Key Risk-Reduction Measures
After consideration of all possible mitigation measures, the following uses must be cancelled due to residential and/or occupational risk concerns:
- All domestic class products
- Commercial application of carbaryl in residential settings including ornamentals, vegetable gardens and fruit trees in residential areas
- All turf applications in commercial and residential areas, including sod farms and golf courses
- Various crops (alfalfa, apples (for insect control), apricot, barley, broccoli, Brussels sprouts, cabbage, cauliflower, cherries, clover, corn (sweet & field), grapes, kale, oats, peach, pears, peppers, plums, prunes, rye, snapbeans (hand harvest only), strawberries, sweet white lupin, wheat, Balsam fir, spruce, farm woodlots, municipal parks and rights-of-way for control of spruce budworm.
For all other uses, to protect mixer/loader/applicators using commercial products, additional mitigation measures such as personal protective equipment and engineering controls are required. All carbaryl products currently registered as wettable powders must be packaged in water soluble packaging.
For all other uses, to protect workers entering treated sites, revised restricted-entry intervals as well as revised application frequencies and intervals are to be added to product labels.
For the apple thinning use, revised conditions of use include minimizing the application rate, updated REIs, and label recommendations to reduce exposure, such as the use of chemical-resistant gloves during hand-thinning.
Precautionary statements to avoid drift to areas of human habitation or areas of human activity are to be added to product labels.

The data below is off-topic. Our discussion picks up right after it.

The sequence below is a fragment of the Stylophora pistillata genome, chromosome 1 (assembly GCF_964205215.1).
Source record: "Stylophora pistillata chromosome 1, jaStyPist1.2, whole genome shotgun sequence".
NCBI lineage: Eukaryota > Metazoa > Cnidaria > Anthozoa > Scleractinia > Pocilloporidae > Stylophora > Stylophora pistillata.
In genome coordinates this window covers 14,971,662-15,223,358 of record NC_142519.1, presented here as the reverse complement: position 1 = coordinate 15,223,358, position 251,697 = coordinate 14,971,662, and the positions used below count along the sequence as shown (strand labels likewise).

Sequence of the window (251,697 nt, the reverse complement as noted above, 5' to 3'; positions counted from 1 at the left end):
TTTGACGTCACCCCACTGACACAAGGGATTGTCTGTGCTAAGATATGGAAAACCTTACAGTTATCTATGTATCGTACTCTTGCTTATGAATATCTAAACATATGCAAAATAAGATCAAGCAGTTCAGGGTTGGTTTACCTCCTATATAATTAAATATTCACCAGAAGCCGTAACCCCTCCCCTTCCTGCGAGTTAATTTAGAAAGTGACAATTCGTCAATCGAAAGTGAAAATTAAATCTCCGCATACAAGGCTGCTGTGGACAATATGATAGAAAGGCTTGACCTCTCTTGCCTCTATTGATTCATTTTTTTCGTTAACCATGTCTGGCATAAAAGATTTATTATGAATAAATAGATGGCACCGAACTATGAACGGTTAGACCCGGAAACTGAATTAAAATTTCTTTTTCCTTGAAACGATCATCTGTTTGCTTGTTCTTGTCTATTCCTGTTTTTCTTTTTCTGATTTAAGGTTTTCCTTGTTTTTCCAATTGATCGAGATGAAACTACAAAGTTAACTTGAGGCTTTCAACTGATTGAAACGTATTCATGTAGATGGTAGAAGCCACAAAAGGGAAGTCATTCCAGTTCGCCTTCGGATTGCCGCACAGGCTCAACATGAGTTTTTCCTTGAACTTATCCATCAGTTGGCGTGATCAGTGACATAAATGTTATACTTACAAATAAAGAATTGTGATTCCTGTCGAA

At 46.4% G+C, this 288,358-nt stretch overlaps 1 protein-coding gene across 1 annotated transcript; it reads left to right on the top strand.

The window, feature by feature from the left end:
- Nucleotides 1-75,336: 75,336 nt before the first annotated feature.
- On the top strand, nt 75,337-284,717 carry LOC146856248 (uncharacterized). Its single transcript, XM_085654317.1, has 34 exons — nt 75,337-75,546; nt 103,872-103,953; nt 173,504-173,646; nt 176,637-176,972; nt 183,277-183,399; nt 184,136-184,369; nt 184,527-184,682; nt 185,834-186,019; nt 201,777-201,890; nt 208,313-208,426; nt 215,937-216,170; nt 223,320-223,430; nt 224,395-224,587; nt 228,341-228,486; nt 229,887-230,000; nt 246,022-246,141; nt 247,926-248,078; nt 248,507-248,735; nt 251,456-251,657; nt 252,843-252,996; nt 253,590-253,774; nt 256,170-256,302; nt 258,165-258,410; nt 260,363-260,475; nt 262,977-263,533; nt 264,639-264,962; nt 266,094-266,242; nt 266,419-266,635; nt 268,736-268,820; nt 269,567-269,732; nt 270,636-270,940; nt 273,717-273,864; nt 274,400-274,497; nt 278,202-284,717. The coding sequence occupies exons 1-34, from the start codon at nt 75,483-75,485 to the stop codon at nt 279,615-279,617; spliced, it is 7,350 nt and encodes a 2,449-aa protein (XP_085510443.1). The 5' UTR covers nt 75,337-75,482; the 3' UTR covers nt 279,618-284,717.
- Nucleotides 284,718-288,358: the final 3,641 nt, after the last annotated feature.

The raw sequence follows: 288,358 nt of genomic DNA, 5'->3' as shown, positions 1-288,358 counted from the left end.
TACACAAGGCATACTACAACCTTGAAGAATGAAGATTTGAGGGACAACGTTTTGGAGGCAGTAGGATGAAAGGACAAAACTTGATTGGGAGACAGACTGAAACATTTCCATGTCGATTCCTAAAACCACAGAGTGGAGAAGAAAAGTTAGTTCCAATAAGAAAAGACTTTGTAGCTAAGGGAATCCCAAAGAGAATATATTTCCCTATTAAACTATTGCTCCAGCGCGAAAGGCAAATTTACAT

The Toxicological Information section on labels is to be updated to include additional information about symptoms and treatment for over-exposure.
- Precautionary statements include statements to reduce runoff and revised spray buffer zones for non-target aquatic habitats.
- Changes to application timing, including restriction of application during bloom for some crops, are required as a result of the pollinator risk assessment.
What Additional Scientific Information is Being Requested?
No data are required under section 12 of the Pest Control Products Act.
Any person may file a notice of objection regarding this decision on carbaryl within 60 days from the date of publication of Re-evaluation Decision RVD2016-02, Carbaryl. For more information regarding the basis for objecting (which must be based on scientific grounds), please refer to the Pesticides and Pest Management portion of Health Canada's website (Request a Reconsideration of Decision), or contact the PMRA's Pest Management Information Service.